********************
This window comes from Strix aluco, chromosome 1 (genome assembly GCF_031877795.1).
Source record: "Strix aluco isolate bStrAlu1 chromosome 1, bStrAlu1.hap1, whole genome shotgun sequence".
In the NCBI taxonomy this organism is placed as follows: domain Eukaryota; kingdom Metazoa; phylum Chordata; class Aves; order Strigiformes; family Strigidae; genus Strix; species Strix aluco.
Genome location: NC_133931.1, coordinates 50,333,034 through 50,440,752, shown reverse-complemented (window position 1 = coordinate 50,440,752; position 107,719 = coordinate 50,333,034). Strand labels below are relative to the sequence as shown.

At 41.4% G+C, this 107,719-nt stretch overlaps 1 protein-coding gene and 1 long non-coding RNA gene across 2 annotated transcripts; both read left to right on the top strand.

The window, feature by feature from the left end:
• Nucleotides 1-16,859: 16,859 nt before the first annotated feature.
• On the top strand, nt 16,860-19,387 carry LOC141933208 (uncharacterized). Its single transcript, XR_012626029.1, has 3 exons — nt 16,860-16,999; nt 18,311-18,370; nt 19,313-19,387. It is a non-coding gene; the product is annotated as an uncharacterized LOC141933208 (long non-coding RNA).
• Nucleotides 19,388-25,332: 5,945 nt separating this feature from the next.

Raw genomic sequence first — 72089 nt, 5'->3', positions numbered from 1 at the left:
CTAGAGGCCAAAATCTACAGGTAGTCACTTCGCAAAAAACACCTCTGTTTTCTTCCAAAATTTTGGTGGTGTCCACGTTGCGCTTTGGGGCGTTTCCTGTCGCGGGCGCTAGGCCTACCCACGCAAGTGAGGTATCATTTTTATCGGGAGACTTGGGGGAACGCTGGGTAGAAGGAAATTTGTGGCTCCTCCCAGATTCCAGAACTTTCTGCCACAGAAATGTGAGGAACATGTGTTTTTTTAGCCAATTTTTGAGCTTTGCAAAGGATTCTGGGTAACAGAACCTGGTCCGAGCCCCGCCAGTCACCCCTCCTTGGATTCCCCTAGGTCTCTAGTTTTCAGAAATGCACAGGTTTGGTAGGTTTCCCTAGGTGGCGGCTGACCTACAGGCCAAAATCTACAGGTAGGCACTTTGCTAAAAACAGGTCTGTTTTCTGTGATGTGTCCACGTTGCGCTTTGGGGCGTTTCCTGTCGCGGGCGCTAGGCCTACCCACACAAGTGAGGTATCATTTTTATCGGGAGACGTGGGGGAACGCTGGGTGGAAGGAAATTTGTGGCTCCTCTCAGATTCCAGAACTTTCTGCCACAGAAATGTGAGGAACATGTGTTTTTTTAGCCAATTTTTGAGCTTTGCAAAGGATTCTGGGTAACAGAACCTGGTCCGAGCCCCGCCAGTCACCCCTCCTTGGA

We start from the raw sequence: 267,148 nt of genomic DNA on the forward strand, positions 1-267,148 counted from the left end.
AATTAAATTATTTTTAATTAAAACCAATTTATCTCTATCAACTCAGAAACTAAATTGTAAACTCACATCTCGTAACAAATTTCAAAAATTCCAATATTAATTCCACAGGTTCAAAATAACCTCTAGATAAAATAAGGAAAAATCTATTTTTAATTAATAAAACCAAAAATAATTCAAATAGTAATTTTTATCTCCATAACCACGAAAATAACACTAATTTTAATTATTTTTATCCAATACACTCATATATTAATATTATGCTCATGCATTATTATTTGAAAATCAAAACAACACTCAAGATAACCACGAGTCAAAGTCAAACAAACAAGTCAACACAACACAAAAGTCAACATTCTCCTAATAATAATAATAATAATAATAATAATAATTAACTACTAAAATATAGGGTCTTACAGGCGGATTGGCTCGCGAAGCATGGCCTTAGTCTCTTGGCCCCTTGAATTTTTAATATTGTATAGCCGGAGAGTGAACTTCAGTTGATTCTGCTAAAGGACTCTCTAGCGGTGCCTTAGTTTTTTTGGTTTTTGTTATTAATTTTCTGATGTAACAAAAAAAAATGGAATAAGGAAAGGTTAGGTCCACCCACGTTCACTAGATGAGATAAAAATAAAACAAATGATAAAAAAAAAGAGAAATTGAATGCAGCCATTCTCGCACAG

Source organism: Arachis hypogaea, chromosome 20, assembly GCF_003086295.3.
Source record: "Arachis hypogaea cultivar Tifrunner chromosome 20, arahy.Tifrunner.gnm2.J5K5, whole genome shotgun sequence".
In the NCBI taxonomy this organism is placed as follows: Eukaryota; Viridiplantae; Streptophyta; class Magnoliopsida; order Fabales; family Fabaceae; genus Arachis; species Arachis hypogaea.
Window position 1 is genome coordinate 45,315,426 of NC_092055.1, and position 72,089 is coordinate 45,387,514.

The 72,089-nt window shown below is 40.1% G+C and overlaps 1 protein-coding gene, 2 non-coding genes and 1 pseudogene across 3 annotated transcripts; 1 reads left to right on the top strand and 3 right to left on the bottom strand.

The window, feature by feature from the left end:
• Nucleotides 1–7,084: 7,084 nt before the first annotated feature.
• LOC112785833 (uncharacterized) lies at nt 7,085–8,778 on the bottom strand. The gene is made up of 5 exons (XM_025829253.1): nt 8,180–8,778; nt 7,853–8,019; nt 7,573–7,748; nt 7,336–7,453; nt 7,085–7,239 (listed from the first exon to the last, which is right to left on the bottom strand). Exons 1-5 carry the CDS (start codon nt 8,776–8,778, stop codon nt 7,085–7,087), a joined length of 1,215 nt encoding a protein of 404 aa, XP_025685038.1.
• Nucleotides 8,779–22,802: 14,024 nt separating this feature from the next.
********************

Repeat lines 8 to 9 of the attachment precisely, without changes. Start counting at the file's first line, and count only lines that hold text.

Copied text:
• On the top strand, nt 16,860-19,387 carry LOC141933208 (uncharacterized). Its single transcript, XR_012626029.1, has 3 exons — nt 16,860-16,999; nt 18,311-18,370; nt 19,313-19,387. It is a non-coding gene; the product is annotated as an uncharacterized LOC141933208 (long non-coding RNA).
• Nucleotides 19,388-25,332: 5,945 nt separating this feature from the next.